Reloading the AK is a bit more time consuming than an AR, but with practice you can reload one nearly as rapidly. You have to get used to the fact that you can’t manipulate the bolt with the weapon on safe, and you generally do not have the bolt lock back on the last round, though with Yugoslavian mags it does hold the bolt open for a very positive “out of ammo” indication, other than simply a “click” but no bang when you pull the trigger.
With a folding stock the AK is easily carried snug to the body with minimal length of the weapon banging around. The typical milsurp magazines that are easily available for the AK are built like tanks and unlike an AR’s USGI standard mags, you can load them right up to the top with thirty rounds, rather than needing to download to 29 or 28 rounds to assure seating on a closed bolt. The down side of those tank-like mags is that they’re heavy and when loaded up with 30 rounds of the much more robust 7.62×39 cartridge, you’re carrying quite a load with five or six mags in a chest rig.
The other plus of course is the cost of ammo for the AK. My latest case of AK ammo ran 20 cents a round, including shipping. Compare than to 40 cents or more for commercially loaded 5.56 brass-cased ammo. AKs have no problems with steel-cased rounds because they were designed with looser chamber tolerances to accommodate steel-cased. ARs aren’t as fond of the stuff, though I know many use steel-cased in their ARs. The argument goes that the amount of money you save on steel-cased can be put toward replacing a barrel or other internals if you have to. My AR stops functioning, well, no matter how much lube I have in it, after about 300 rounds of steel-cased ammo. Brass is no problem. I went through 500 rounds the other day in my AK training class without a single problem.
Accuracy? Ah, yes, the AR vs. AK debate is perhaps most fierce when the discussion turns to “accuracy.” It all comes down to what constitutes “good enough” in a combat situation. A two-inch group at 100 yards? Or a six to eight inch group at 100 yards? The purpose of combat accuracy is to deliver as many rounds as necessary on target to stop it and put it down, for good.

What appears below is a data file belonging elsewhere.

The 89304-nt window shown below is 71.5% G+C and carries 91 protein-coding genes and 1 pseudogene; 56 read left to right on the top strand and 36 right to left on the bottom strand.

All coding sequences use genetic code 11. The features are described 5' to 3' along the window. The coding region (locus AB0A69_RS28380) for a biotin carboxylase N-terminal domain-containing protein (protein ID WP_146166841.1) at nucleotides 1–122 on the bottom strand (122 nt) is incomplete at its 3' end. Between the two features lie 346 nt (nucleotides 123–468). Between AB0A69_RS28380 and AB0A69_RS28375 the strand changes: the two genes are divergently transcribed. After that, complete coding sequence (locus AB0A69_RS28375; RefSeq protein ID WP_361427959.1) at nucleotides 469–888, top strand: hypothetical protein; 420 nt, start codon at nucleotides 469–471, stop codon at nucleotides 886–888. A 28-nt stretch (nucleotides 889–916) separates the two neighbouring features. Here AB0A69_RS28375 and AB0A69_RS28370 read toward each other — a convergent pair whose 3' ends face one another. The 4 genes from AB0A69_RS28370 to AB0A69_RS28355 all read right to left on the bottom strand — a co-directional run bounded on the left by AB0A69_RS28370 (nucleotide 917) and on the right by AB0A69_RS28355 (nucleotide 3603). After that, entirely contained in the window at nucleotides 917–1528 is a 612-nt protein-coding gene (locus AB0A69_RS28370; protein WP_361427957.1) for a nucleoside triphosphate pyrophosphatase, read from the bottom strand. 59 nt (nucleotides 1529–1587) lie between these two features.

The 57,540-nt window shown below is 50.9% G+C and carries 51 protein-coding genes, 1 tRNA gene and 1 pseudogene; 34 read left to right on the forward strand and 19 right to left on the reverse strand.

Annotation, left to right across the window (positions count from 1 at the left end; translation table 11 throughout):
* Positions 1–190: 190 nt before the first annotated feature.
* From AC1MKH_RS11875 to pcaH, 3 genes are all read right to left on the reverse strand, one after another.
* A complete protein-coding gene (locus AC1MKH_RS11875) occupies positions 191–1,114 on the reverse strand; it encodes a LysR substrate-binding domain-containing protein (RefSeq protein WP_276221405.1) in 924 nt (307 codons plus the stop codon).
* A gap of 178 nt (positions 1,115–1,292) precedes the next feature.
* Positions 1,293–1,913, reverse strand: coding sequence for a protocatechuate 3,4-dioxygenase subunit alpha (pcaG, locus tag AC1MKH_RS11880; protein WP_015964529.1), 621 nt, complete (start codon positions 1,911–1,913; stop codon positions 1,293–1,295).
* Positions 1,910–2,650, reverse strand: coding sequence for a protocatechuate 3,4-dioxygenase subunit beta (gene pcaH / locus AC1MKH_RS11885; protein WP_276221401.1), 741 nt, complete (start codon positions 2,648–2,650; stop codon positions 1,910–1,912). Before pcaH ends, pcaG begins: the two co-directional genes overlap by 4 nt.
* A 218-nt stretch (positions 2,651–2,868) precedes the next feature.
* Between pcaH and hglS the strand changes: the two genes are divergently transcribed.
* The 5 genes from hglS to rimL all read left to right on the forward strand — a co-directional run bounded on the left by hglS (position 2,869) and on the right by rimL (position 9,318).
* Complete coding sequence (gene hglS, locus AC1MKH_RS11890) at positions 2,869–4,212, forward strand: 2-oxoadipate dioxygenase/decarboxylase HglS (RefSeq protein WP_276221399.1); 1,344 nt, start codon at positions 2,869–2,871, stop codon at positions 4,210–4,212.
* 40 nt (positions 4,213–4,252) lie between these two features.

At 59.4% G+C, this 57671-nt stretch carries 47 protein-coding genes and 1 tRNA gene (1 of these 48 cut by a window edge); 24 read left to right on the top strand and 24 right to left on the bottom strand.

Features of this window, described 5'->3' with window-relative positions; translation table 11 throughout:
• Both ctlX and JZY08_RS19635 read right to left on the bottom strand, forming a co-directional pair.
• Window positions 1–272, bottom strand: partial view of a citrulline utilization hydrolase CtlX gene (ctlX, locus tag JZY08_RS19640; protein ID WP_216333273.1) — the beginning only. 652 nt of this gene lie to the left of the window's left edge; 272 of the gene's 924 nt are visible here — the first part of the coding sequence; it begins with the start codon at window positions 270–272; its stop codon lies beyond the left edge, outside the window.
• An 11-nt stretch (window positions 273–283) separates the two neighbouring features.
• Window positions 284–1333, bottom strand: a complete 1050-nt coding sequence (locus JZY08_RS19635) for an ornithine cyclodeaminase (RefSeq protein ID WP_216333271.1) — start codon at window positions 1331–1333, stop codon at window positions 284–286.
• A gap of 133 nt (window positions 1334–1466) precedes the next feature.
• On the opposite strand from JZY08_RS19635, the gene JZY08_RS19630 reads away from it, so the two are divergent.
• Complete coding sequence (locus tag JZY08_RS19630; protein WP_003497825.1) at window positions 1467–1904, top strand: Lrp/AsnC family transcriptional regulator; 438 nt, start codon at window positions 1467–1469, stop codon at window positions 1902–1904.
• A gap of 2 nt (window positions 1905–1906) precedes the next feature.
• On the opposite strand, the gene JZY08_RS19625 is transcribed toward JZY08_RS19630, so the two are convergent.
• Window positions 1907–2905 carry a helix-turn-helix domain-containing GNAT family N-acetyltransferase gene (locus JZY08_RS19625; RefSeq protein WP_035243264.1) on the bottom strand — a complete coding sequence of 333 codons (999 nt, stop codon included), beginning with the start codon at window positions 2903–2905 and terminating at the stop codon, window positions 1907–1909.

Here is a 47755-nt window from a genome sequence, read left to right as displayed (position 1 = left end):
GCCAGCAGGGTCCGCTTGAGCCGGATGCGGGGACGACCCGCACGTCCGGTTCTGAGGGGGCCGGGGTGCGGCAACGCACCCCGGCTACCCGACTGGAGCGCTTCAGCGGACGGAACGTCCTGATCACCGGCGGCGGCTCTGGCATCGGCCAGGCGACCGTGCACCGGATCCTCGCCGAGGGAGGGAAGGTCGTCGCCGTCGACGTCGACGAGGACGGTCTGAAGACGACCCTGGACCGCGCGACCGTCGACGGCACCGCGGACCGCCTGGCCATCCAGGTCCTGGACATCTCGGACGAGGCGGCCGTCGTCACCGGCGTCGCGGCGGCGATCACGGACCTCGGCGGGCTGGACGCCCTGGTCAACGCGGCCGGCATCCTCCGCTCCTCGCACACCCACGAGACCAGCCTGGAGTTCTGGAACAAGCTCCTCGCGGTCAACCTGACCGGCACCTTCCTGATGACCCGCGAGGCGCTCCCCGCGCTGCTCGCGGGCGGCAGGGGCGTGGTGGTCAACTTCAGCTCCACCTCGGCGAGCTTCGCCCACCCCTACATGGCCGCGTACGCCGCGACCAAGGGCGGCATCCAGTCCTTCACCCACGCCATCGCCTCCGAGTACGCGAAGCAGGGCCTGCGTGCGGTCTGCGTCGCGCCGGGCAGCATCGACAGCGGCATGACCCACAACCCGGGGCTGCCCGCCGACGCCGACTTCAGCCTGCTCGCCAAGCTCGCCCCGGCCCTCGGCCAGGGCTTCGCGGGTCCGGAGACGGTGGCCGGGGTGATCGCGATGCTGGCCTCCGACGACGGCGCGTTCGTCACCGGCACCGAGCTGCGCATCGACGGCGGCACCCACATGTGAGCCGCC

It makes no difference how “accurate” a rifle is as long as it’s effectively delivering those rounds on target. Everyone knows that neither an AR nor an AK is intended to be a long-range rifle platform. Granted, you can modify an AR to build yourself a longer range rifle, and you can throw a scope on many AK variants out there. But in either case, the AK and the AR are truly classically designed “assault rifles” with the understanding that modern combat engagements are most often going to happen within 200 yards or less. Gone are the days of masses of infantry slugging it out at 600-1000 yard distances with their long guns.
Let’s wrap this up. A fellow student in our AK operator’s class the other day said to me, “You know, I own a lot of firearms, and a lot of ARs, but if I had to pick just one to ride out a real emergency situation, I’d have to go with the AK. I know it will prove ultimately to be more reliable and have the highest probability of not breaking down on me at a critical moment or malfunctioning on me if I can not keep it squeaky clean and lubed properly at all times. Plus I can afford to keep nearly three times as much ammo for the AK on hand than I can for my AR.” Hard to argue with that.
What about you? Where are you on AR v. AK, or perhaps better put, AR and AK? Does it have to be an either/or proposition? Can we not appreciate the pros and cons of each platform and use them accordingly? For me I’ve come down to the position that it’s AR and AK, not either/or. Must there be an endless cosmic struggle between AR and AK fans until the end of time?